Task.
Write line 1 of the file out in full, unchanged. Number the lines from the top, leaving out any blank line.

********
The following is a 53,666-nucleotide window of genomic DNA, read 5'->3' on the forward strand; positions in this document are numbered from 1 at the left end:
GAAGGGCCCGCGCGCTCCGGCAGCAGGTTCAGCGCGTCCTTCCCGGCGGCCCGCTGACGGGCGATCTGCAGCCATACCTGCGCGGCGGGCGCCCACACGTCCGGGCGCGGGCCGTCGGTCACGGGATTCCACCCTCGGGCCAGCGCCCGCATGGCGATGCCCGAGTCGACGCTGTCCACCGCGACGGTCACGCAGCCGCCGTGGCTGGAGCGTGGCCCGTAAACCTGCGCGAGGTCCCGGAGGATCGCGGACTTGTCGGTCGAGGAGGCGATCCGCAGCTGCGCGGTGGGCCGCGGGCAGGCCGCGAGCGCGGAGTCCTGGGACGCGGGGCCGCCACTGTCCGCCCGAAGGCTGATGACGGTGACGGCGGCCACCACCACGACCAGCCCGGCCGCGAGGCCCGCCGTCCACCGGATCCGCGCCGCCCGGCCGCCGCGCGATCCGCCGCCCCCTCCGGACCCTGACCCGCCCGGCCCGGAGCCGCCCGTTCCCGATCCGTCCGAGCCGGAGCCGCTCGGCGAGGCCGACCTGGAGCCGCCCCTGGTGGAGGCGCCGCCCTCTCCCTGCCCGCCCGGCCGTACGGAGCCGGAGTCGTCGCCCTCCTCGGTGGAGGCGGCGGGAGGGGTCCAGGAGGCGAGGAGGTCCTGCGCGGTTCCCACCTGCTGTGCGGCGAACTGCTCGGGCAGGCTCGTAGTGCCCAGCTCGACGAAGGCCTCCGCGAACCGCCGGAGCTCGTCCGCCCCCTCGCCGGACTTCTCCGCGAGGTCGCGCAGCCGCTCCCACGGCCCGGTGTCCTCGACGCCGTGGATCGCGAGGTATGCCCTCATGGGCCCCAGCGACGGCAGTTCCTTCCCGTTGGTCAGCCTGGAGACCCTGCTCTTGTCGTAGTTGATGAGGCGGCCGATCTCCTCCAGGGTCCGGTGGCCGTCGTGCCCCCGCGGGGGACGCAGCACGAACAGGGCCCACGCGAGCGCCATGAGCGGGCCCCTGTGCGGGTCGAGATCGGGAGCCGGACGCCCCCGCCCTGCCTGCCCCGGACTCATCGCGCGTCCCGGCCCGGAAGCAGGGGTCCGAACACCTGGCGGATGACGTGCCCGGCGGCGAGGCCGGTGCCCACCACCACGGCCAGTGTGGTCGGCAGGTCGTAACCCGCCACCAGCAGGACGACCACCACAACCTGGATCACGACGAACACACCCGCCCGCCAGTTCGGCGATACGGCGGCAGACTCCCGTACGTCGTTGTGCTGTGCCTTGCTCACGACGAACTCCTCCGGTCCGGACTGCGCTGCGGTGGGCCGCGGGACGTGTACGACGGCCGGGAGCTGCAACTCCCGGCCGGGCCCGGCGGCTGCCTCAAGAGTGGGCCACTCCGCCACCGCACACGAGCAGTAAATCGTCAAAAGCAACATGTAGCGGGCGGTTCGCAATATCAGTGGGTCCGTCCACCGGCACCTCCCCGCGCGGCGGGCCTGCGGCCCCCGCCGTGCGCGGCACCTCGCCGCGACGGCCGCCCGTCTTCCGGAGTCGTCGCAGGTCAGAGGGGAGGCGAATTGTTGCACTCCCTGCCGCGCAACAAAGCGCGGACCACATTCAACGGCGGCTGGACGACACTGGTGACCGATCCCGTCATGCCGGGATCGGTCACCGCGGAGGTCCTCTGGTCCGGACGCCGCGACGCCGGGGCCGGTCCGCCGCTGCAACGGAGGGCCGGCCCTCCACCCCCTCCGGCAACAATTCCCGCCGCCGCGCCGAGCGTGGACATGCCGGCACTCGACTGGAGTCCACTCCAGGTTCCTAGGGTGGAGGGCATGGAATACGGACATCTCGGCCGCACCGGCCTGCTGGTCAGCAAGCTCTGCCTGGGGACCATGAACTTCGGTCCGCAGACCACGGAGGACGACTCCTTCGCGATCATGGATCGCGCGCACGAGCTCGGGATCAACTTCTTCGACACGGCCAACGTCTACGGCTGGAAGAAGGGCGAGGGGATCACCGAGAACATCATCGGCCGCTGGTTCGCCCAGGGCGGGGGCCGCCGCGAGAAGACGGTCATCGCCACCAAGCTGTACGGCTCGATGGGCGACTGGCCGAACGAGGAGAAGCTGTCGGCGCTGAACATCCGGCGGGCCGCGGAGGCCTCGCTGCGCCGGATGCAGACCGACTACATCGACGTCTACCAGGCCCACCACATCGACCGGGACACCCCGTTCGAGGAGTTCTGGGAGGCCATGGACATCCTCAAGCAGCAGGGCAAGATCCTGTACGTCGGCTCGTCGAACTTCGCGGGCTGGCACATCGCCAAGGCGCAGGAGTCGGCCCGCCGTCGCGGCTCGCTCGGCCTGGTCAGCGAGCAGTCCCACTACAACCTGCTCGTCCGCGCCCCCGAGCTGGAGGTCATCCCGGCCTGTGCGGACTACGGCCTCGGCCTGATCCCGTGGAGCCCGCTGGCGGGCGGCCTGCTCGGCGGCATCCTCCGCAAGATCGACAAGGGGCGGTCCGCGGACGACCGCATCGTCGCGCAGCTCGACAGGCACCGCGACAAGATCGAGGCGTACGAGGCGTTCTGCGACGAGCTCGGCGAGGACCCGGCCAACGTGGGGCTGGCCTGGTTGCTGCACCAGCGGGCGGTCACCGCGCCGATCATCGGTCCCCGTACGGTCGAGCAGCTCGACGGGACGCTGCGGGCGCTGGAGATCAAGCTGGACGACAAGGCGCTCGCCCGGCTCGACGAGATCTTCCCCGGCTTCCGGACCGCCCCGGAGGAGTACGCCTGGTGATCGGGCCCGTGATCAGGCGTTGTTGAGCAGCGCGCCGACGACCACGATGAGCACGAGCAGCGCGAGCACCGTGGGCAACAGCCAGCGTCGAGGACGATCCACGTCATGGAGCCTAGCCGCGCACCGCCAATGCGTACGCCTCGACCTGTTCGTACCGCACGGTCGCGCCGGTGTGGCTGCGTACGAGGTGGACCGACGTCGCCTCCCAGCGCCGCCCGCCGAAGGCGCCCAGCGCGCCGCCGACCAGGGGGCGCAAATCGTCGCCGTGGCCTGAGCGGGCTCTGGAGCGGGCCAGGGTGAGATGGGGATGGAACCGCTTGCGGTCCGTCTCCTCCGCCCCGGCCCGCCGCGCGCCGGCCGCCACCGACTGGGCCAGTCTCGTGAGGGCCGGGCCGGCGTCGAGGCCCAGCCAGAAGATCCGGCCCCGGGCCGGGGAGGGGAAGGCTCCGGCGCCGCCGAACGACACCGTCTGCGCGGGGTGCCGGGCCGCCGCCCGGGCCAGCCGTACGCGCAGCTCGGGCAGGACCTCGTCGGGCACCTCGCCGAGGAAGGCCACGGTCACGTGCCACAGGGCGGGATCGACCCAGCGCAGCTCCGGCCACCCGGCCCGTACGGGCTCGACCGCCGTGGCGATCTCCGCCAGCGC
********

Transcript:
The following is a 53,666-nucleotide window of genomic DNA, read 5'->3' on the forward strand; positions in this document are numbered from 1 at the left end: